The saga of the hole in the International Space Station is taking some serious twists today, in the wake of yesterday’s declaration that it was drilled by someone, rather than the result of an unpredictable micrometeoroid strike. The Russian space agency Roscosmos has stated that it’s searching for the individual who is responsible for drilling the misplaced hole, and rumored leaks from inside the manufacturer, Energia, suggest that the culprit may already have been caught.
It would be nice to assume this is just an isolated incident, but that may not be the case. As Ars Technica points out, this entire ordeal might actually just be the latest in a pattern of coverups by Energia employees who make mistakes and then try to patch them up before anyone notices.
The hole in the space station was actually located in a Soyuz spacecraft which was docked at the time. The entire space station is supposed to be airtight, and it’s obviously very important that no leaks develop which could slowly exhaust the crew’s supply of breathable air in space. The spacecraft was built by Energia, and some new information suggests that quality control might not be the top priority amongst the company’s staff.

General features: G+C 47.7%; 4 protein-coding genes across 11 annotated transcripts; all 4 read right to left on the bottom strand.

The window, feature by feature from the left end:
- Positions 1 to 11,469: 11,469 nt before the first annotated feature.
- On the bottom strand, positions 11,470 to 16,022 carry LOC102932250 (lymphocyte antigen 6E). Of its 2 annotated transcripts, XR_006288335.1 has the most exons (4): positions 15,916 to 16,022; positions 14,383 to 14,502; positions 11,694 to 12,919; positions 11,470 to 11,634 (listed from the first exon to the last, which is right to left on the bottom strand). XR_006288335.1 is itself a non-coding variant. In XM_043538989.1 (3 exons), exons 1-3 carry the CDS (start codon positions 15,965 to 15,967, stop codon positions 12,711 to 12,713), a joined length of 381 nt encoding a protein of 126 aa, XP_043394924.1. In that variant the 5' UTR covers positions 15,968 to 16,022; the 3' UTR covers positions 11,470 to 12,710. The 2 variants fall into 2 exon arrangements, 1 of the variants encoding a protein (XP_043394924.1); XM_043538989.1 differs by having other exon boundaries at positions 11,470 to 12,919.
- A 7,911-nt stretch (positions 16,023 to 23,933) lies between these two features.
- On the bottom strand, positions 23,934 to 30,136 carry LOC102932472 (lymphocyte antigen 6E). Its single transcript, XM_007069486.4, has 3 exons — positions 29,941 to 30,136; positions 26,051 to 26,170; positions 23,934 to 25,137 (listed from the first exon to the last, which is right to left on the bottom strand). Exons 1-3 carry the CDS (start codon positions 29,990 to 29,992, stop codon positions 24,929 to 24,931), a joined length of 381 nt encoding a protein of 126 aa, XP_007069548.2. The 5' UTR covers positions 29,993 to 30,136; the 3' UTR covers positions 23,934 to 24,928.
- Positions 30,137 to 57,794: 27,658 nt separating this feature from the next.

A former employee of Energia told Russian news outlet Gazeta.ru that this isn’t the first time someone had tried to cover up a hole in a piece of hardware headed for space. “I have conducted investigations of all kinds of spacecraft, and after landing, we discovered a hole drilled completely through the hull of a re-entry module,” Viktor Minenko told reporters. “But the technician didn’t report the defect to anyone but sealed up the hole with epoxy. We found the person, and after a commotion he was terminated.”
A hole… in a re-entry module… that was carrying passengers. I probably don’t need to say this, but that’s an absolutely insane mistake to be so cavalier about. Spacecraft that are built to endure the intense friction of reentry into Earth’s atmosphere are subjected to incredible stresses, and a hole “completely through the hull” is obviously a very dangerous mistake to cover up.
For the time being, the Russians haven’t officially declared that they’ve caught the person responsible for this latest manufacturing error. NASA and U.S. officials are letting the country handle things on its own, and have deferred questions to Roscosmos officials instead of commenting further.